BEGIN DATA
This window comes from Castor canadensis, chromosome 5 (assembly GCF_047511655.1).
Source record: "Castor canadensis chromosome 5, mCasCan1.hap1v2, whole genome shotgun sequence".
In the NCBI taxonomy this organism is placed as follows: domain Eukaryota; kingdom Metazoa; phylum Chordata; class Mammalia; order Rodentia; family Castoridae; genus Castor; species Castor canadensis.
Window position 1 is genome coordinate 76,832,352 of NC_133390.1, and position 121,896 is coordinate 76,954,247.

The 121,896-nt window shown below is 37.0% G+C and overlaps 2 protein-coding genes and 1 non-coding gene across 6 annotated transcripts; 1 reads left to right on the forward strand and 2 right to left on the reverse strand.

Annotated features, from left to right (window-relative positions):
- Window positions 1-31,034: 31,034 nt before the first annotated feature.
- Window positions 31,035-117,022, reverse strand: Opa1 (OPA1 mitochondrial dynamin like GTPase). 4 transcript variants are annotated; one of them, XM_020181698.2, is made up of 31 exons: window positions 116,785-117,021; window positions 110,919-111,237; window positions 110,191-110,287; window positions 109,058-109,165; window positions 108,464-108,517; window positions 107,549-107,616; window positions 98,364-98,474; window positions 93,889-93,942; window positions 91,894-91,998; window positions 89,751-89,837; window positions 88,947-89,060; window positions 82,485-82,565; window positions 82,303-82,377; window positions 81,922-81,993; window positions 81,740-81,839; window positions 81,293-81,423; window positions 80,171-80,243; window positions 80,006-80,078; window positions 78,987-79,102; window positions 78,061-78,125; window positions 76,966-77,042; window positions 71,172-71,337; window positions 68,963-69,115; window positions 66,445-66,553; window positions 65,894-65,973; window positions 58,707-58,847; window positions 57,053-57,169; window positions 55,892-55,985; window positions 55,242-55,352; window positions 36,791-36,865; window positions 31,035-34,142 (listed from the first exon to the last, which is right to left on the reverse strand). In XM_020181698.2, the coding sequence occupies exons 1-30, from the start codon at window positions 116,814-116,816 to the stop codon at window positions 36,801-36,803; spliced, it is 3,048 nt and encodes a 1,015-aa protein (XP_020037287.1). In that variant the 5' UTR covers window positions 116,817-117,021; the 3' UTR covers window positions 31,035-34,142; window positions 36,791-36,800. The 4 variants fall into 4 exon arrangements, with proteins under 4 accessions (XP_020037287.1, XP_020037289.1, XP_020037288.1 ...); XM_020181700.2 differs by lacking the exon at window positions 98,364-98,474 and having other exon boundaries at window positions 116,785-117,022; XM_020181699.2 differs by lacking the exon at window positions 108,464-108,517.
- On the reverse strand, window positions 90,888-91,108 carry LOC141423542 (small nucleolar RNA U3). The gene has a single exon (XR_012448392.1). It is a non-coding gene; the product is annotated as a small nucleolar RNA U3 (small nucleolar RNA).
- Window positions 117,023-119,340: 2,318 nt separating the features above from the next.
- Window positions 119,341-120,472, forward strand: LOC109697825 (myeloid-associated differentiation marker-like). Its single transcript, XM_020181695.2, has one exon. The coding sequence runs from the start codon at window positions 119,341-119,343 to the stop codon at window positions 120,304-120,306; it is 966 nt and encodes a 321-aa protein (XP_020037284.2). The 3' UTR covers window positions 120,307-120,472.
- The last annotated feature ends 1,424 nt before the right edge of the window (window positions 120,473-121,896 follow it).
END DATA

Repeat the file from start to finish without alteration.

This window comes from Castor canadensis, chromosome 5 (assembly GCF_047511655.1).
Source record: "Castor canadensis chromosome 5, mCasCan1.hap1v2, whole genome shotgun sequence".
In the NCBI taxonomy this organism is placed as follows: domain Eukaryota; kingdom Metazoa; phylum Chordata; class Mammalia; order Rodentia; family Castoridae; genus Castor; species Castor canadensis.
Window position 1 is genome coordinate 76,832,352 of NC_133390.1, and position 121,896 is coordinate 76,954,247.

The 121,896-nt window shown below is 37.0% G+C and overlaps 2 protein-coding genes and 1 non-coding gene across 6 annotated transcripts; 1 reads left to right on the forward strand and 2 right to left on the reverse strand.

Annotated features, from left to right (window-relative positions):
- Window positions 1-31,034: 31,034 nt before the first annotated feature.
- Window positions 31,035-117,022, reverse strand: Opa1 (OPA1 mitochondrial dynamin like GTPase). 4 transcript variants are annotated; one of them, XM_020181698.2, is made up of 31 exons: window positions 116,785-117,021; window positions 110,919-111,237; window positions 110,191-110,287; window positions 109,058-109,165; window positions 108,464-108,517; window positions 107,549-107,616; window positions 98,364-98,474; window positions 93,889-93,942; window positions 91,894-91,998; window positions 89,751-89,837; window positions 88,947-89,060; window positions 82,485-82,565; window positions 82,303-82,377; window positions 81,922-81,993; window positions 81,740-81,839; window positions 81,293-81,423; window positions 80,171-80,243; window positions 80,006-80,078; window positions 78,987-79,102; window positions 78,061-78,125; window positions 76,966-77,042; window positions 71,172-71,337; window positions 68,963-69,115; window positions 66,445-66,553; window positions 65,894-65,973; window positions 58,707-58,847; window positions 57,053-57,169; window positions 55,892-55,985; window positions 55,242-55,352; window positions 36,791-36,865; window positions 31,035-34,142 (listed from the first exon to the last, which is right to left on the reverse strand). In XM_020181698.2, the coding sequence occupies exons 1-30, from the start codon at window positions 116,814-116,816 to the stop codon at window positions 36,801-36,803; spliced, it is 3,048 nt and encodes a 1,015-aa protein (XP_020037287.1). In that variant the 5' UTR covers window positions 116,817-117,021; the 3' UTR covers window positions 31,035-34,142; window positions 36,791-36,800. The 4 variants fall into 4 exon arrangements, with proteins under 4 accessions (XP_020037287.1, XP_020037289.1, XP_020037288.1 ...); XM_020181700.2 differs by lacking the exon at window positions 98,364-98,474 and having other exon boundaries at window positions 116,785-117,022; XM_020181699.2 differs by lacking the exon at window positions 108,464-108,517.
- On the reverse strand, window positions 90,888-91,108 carry LOC141423542 (small nucleolar RNA U3). The gene has a single exon (XR_012448392.1). It is a non-coding gene; the product is annotated as a small nucleolar RNA U3 (small nucleolar RNA).
- Window positions 117,023-119,340: 2,318 nt separating the features above from the next.
- Window positions 119,341-120,472, forward strand: LOC109697825 (myeloid-associated differentiation marker-like). Its single transcript, XM_020181695.2, has one exon. The coding sequence runs from the start codon at window positions 119,341-119,343 to the stop codon at window positions 120,304-120,306; it is 966 nt and encodes a 321-aa protein (XP_020037284.2). The 3' UTR covers window positions 120,307-120,472.
- The last annotated feature ends 1,424 nt before the right edge of the window (window positions 120,473-121,896 follow it).